Science Tales : Lies, Hoaxes and Scams Hardback
A non-fiction comic book about science, scepticism and denial, Science Tales debunks media myths and decodes some of today's most fiercely-debated issues: climate change, electroconvulsive therapy, the moon landing, the MMR (Measles, Mumps and Rubella) vaccine, homeopathy, chiropractic, evolution, science denialism and, new for this edition, fracking.
Thoroughly researched and sourced, Cunningham's clear narrative, graphic lines and photographic illustration explain complicated and controversial issues with deceptive ease.
- Format: Hardback
- Pages: 204 pages, Illustrations
- Publisher: Myriad Editions
- Publication Date: 06/06/2013
- Category: True stories
- ISBN: 9781908434364
- Hardback from £9.29
Showing 1 - 2 of 2 reviews.
Review by psutto
GoodCunningham is obviously angry with woolly thinkers and presents a series of graphic essays on science denial. These are on the moon landing hoaxes, chiropractic, homeopathy etc. and the dangers in anti-science thinking such as the dangers of not vaccinating your children. Each is succinctly told and the art is of the usual high standard. Stands well side by side with his [psychiatric tales] and well worth a read. Overall - These are incredibly lucid and a joy to read even if I already knew a lot of the detail.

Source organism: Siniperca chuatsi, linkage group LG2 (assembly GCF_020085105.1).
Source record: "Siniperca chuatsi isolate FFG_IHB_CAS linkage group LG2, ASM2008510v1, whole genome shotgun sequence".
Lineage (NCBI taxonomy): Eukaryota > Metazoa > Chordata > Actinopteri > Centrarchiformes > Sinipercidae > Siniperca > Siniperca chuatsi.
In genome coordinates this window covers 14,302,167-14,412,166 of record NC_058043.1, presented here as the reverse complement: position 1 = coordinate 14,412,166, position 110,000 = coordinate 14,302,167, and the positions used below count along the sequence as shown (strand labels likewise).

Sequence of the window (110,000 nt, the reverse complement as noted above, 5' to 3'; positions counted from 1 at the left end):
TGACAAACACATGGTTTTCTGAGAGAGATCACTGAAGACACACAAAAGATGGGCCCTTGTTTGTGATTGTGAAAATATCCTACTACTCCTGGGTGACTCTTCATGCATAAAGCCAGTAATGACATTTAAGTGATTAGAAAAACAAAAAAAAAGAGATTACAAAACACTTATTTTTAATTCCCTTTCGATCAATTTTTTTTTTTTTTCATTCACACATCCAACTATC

Review by TPauSilver
Well, I can tell you from the outset that this book won't change anyone's mind as I consider myself pro-fracking and this book is anti-fracking. It was easy to nod along when I was talking about the things I agreed with but then it got to something I didn't agree with and I found it patronizing so I'm guessing a lot of other people would have this problem. Cunningham does set out a variety of the main arguments for certain pieces of science in this book. He summarizes these arguments pretty well and in some detail so if you're trying to consolidate your view this is probably a good book for you. It'd also be a good book for a young reader encountering these issues for the first time, though it isn't pitched that way explicitly. Sometimes he could have stood to go into more detail and have provided in-text citations instead of just dumping a list of citation at the end of the book without context. The thing that really got me about this book, though, was how superfluous the drawings were. This book is a collection of good mini essays with random drawings behind them. In a comic the art should always add something to the text. Here it doesn't. It isn't even exceptionally pretty to look at. It just feels a bit gimmicky if you're not using it right.